Hotel Cocaine: All Locations Where the Show is Filmed

Dazzling disco parties, sprawling beachside resorts, and underworld dealings, ‘Hotel Cocaine’ transports us to Hotel Mutiny in 1970s Miami and follows its affable general manager, Roman Compte. His diverse clientele includes celebrities, smugglers, mobsters, and bureau agents, who forget their rivalries on the club’s psychedelic dance floor. A Cuban exile, Compte’s past catches up with him when his gang leader brother resurfaces in Miami, and the CIA recruits Compte to spy on his drug trade. With the CIA threatening his arrest and his brother threatening everything he has built, Compte is torn in his allegiances.

The MGM+ crime thriller series explores a city reveling in excess, where the glamorous party venues often hide blood-soaked drug trails reaching their destinations. It immerses us in a bygone era with a vibrant color palette, costumes, and a chaotic backdrop of drug trade that reflects the political realities of the time.

Hotel Cocaine Filming Locations

‘Hotel Cocaine’ is filmed in various locations in the Dominican Republic, which stands in for 1970s Miami. Filming was carried out on location in Santo Domingo and at a studio in Juan Dolio. Principal photography began in early January 2024 and was wrapped up for the first season by the end of March of the same year. The cast and crew seemed to have had plenty of parties themselves as they completed production of the first season, with everyone in high spirits.

When asked about the choice of shooting location, acclaimed director Guillermo Navarro revealed that they had initially gone to scout Colombia as a prospective filming destination before settling on the Dominican Republic. “The Dominican Republic offered a wealth of locations that perfectly captured the vibe of 1970s Miami,” explained Navarro in an interview. Additionally, the country boasts a well-established studio infrastructure and a crucial water tank set-up for some of our key filming sequences.”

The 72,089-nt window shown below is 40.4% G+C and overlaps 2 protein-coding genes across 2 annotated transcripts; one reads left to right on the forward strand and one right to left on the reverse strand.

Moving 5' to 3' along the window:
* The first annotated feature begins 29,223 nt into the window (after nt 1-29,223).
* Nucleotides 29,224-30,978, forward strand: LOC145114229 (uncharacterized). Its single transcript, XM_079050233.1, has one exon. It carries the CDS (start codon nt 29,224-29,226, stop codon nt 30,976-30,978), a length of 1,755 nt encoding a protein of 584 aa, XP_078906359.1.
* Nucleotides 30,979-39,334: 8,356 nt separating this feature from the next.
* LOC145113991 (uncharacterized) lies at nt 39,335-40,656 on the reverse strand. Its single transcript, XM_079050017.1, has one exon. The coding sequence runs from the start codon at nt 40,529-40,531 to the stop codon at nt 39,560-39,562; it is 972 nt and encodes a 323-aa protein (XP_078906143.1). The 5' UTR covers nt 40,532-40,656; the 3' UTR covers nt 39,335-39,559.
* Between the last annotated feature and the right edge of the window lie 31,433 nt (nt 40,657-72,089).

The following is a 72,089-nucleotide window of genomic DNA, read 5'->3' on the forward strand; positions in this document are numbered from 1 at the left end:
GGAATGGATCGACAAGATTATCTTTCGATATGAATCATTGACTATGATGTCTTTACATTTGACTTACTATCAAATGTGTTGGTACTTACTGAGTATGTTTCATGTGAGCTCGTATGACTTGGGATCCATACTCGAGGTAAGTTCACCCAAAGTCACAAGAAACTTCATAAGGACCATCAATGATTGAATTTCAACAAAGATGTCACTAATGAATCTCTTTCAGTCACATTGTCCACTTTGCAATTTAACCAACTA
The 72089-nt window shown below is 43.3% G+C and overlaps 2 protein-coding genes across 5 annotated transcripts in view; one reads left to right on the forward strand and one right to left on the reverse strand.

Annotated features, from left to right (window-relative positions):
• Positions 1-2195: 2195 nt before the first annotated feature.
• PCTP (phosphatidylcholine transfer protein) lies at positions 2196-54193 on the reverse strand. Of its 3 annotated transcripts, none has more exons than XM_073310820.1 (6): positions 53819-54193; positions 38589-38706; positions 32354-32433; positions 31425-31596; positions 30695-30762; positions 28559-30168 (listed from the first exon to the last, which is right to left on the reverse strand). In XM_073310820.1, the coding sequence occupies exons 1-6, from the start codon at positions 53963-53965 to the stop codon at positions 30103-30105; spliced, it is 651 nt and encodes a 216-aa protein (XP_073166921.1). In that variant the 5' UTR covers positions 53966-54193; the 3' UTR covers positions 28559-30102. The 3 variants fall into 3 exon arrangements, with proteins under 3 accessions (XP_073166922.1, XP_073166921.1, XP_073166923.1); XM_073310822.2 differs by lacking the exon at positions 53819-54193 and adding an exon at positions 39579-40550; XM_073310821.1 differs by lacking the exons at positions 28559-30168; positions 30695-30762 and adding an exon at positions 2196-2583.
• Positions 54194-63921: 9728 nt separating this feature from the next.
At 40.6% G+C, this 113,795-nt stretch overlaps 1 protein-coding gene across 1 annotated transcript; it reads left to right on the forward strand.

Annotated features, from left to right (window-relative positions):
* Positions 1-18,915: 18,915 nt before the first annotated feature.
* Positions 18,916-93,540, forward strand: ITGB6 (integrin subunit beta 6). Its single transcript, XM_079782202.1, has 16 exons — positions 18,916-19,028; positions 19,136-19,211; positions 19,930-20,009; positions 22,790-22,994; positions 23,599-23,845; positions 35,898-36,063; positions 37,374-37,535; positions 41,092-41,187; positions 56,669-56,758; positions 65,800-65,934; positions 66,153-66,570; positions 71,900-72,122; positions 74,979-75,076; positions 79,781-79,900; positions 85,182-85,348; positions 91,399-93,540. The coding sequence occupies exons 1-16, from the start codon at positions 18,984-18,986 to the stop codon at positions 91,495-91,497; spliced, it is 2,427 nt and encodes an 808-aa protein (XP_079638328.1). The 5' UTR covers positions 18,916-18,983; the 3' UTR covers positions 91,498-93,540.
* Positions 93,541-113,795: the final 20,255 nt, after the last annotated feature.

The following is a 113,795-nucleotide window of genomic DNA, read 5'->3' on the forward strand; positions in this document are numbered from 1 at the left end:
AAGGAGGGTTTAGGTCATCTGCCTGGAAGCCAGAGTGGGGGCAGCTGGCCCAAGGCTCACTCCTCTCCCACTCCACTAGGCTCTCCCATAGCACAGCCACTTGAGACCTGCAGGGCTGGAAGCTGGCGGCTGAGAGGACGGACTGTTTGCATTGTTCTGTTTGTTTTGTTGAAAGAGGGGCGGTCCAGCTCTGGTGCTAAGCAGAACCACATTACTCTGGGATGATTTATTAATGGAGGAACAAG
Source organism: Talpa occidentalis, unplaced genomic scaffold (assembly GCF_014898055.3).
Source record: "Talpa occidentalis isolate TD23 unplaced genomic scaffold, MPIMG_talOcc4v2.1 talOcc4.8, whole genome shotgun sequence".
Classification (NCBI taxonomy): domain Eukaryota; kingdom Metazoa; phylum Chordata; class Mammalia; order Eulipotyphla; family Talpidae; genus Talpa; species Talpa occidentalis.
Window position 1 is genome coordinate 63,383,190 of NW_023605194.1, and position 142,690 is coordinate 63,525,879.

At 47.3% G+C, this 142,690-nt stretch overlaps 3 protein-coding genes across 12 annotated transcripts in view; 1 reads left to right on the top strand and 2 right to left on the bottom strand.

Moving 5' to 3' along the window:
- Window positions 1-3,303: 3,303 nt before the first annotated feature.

Juan Dolio, Dominican Republic

The water tank mentioned by the director, along with many of the soundstages employed by the production, are a part of Lantica Studios, a movie studio situated in the seaside community of Juan Dolio. A few miles east of the capital city of Santo Domingo, Juan Dolio is a picturesque coastal town that is perfect for a tranquil beach escape with charming local architecture and an authentic Caribbean vibe. Located at Autovía del Este KM. 55, Lantica Studios was previously known as Pinewood Dominican Republic Studios before the company withdrew from its management on 31 March 2024.

The studio is a major filming location for much of ‘Hotel Cocaine.’ Its cutting-edge facilities are highlighted by its massive horizon water tank, one of the largest in the world. This facility is perfect for filming water-based scenes, which are a regular part of major productions lensed in its coastal location. Many of the glamorous interiors seen in ‘Hotel Cocaine’ are created using soundstages in the studio, with its facilities contributing to the show’s action and stunt scenes.

Santo Domingo, Dominican Republic

The scenic capital city of the Dominican Republic is the primary filming location for much of the show’s hotel exterior and beach scenes. The city became a filming destination as it resembled ‘70s Miami the most, as the actual Florida city has modernized far too much to reasonably portray its past self. Hotel Mutiny, around which most of the plot revolves, is an actual Miami hotel that is not used in the production since it has been renovated beyond its past aesthetic. Nightclub Mutiny was attached to the hotel and served as a prime attraction in its time, inspiring ‘Scarface’ However, it has closed down since.

The production team meticulously recreated Miami’s bygone era with a kaleidoscopic color palette and costumes. Additionally, the filming infrastructure and support utilized by the crew are on par with TV productions in Hollywood, with camera teams using high-quality RED cameras equipped with French Angénieux lenses. Additionally, the inclusion of an ethnically diverse cast and crew played into the intended depiction of Hotel Mutiny and Miami at large as a cultural hub. The team often had over 150 extras on set along with dedicated backup dancers to simulate Hotel Mutiny as the epicenter of the city’s revelry.

After the completion of filming for the first season, the production team was thankful for the services and experiences they had in the Dominican Republic. “Filming in the Dominican Republic proved invaluable,” said Navarro in the aforementioned interview. “Our crew was a polyglot mix, seamlessly communicating in both English and Spanish, mirroring the show’s cultural milieu. This multilingual environment perfectly captured the essence of the era we were depicting.” Furthermore, the Dominican Republic has a rebate program that suits ‘Hotel Cocaine,’ providing them with tax incentives while allowing them to call in crew members from outside the country.

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